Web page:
Elizabeth refuses to read Darcy’s letter of explanation at Hunsford, and returns to Meryton still believing that Darcy is a jerk and Wickham is a darling.  Good concept, but Bingley was even more obnoxiously indecisive in this version than ever.

An Unwavering Trust by L.L. Diamond – 3.5*

If you’re going to ruthlessly slaughter most of the characters from the original, is it really a P&P variation??

Unequal Affections


by Lara Ormiston

Published 2014

As I’ve confessed in the past, I really enjoy Pride and Prejudice retellings, most of which I don’t review because I’m embarrassed to admit that I’ve read them, as the vast majority are really just dreadful.  Even so, I find myself endlessly fascinated by the many, many divergent paths those retellings can take, perhaps because it reminds me how one very small decision and impact a whole string of events.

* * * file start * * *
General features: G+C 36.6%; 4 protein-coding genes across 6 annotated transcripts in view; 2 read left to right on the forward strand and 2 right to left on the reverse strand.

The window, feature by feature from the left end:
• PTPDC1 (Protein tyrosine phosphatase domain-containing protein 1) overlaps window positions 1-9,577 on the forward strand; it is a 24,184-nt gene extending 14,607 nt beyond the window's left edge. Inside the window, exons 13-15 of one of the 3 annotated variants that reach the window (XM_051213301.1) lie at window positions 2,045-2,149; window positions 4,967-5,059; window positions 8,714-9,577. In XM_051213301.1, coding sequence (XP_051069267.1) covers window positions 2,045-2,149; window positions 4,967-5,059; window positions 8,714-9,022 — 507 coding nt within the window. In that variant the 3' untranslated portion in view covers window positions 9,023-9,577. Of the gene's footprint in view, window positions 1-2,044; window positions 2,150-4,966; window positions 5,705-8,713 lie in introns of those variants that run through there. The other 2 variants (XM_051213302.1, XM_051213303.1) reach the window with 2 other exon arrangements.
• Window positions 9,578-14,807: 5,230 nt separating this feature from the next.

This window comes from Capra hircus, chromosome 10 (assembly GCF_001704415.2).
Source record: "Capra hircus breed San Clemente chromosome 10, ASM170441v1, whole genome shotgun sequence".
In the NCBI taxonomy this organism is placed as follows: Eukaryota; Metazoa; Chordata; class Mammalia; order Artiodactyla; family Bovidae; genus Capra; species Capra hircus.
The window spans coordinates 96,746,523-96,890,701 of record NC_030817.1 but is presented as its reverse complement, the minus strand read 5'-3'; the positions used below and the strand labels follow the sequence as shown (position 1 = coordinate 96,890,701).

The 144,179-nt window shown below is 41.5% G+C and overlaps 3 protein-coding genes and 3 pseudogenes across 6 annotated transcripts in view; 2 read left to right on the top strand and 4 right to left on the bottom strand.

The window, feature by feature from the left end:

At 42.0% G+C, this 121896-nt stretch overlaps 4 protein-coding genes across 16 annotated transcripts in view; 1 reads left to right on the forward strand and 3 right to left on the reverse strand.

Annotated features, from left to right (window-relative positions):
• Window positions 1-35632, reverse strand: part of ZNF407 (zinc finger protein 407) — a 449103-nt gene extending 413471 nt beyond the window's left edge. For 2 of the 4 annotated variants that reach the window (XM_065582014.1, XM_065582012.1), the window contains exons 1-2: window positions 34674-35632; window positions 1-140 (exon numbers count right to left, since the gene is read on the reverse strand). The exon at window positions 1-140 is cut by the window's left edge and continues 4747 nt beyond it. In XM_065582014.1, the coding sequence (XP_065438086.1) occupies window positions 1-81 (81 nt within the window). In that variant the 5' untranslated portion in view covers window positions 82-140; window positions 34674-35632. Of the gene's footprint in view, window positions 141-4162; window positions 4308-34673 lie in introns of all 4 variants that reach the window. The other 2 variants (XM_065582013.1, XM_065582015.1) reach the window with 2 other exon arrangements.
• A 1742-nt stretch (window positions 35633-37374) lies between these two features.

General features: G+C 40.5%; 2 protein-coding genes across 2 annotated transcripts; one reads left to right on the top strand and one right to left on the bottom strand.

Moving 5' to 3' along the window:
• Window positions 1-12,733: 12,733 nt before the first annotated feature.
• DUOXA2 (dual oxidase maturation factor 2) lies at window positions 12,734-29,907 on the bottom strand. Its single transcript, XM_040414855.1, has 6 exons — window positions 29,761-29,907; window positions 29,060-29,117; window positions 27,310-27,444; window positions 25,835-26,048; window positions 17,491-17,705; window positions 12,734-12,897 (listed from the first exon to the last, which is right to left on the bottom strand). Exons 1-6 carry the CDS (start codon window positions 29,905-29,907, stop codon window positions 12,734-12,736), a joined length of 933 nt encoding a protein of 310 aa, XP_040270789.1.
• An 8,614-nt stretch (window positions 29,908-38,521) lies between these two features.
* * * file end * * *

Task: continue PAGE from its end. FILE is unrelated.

The best part about Unequal Affections, which is actually a lovely book, and one that I’m going to end up recommending instead of hiding, is the introduction, wherein someone (I’ve had to return this book to the library as someone else had it on reserve; I finished this book in early March, so I’m sorry if I sometimes get a bit vague on the details!), not the author, basically explains how the majority of P&P stories are ridiculous because they have the characters scampering about stealing kisses (and more), and that’s all just truly not what would have happened.  In short, though she didn’t say it in so many words, the introductioner says Don’t expect shagging.  How singularly refreshing!